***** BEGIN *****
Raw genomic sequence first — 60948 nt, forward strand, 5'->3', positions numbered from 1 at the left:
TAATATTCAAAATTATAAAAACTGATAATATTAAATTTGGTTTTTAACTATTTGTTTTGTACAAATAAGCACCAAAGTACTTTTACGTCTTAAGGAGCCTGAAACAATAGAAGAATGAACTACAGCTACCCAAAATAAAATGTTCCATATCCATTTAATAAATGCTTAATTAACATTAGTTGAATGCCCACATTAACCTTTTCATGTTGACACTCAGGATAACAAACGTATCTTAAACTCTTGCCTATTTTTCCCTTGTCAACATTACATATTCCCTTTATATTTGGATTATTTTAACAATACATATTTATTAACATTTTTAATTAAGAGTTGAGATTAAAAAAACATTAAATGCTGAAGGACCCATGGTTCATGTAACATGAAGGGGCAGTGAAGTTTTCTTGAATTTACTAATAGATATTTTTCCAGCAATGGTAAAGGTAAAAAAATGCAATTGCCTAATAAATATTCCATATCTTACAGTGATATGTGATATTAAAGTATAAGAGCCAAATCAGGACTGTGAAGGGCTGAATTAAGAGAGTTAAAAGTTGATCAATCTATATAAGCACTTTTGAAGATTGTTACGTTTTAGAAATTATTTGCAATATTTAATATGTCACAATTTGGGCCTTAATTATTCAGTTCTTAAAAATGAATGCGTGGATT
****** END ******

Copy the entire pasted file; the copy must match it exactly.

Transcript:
Raw genomic sequence first — 60948 nt, forward strand, 5'->3', positions numbered from 1 at the left:
TAATATTCAAAATTATAAAAACTGATAATATTAAATTTGGTTTTTAACTATTTGTTTTGTACAAATAAGCACCAAAGTACTTTTACGTCTTAAGGAGCCTGAAACAATAGAAGAATGAACTACAGCTACCCAAAATAAAATGTTCCATATCCATTTAATAAATGCTTAATTAACATTAGTTGAATGCCCACATTAACCTTTTCATGTTGACACTCAGGATAACAAACGTATCTTAAACTCTTGCCTATTTTTCCCTTGTCAACATTACATATTCCCTTTATATTTGGATTATTTTAACAATACATATTTATTAACATTTTTAATTAAGAGTTGAGATTAAAAAAACATTAAATGCTGAAGGACCCATGGTTCATGTAACATGAAGGGGCAGTGAAGTTTTCTTGAATTTACTAATAGATATTTTTCCAGCAATGGTAAAGGTAAAAAAATGCAATTGCCTAATAAATATTCCATATCTTACAGTGATATGTGATATTAAAGTATAAGAGCCAAATCAGGACTGTGAAGGGCTGAATTAAGAGAGTTAAAAGTTGATCAATCTATATAAGCACTTTTGAAGATTGTTACGTTTTAGAAATTATTTGCAATATTTAATATGTCACAATTTGGGCCTTAATTATTCAGTTCTTAAAAATGAATGCGTGGATT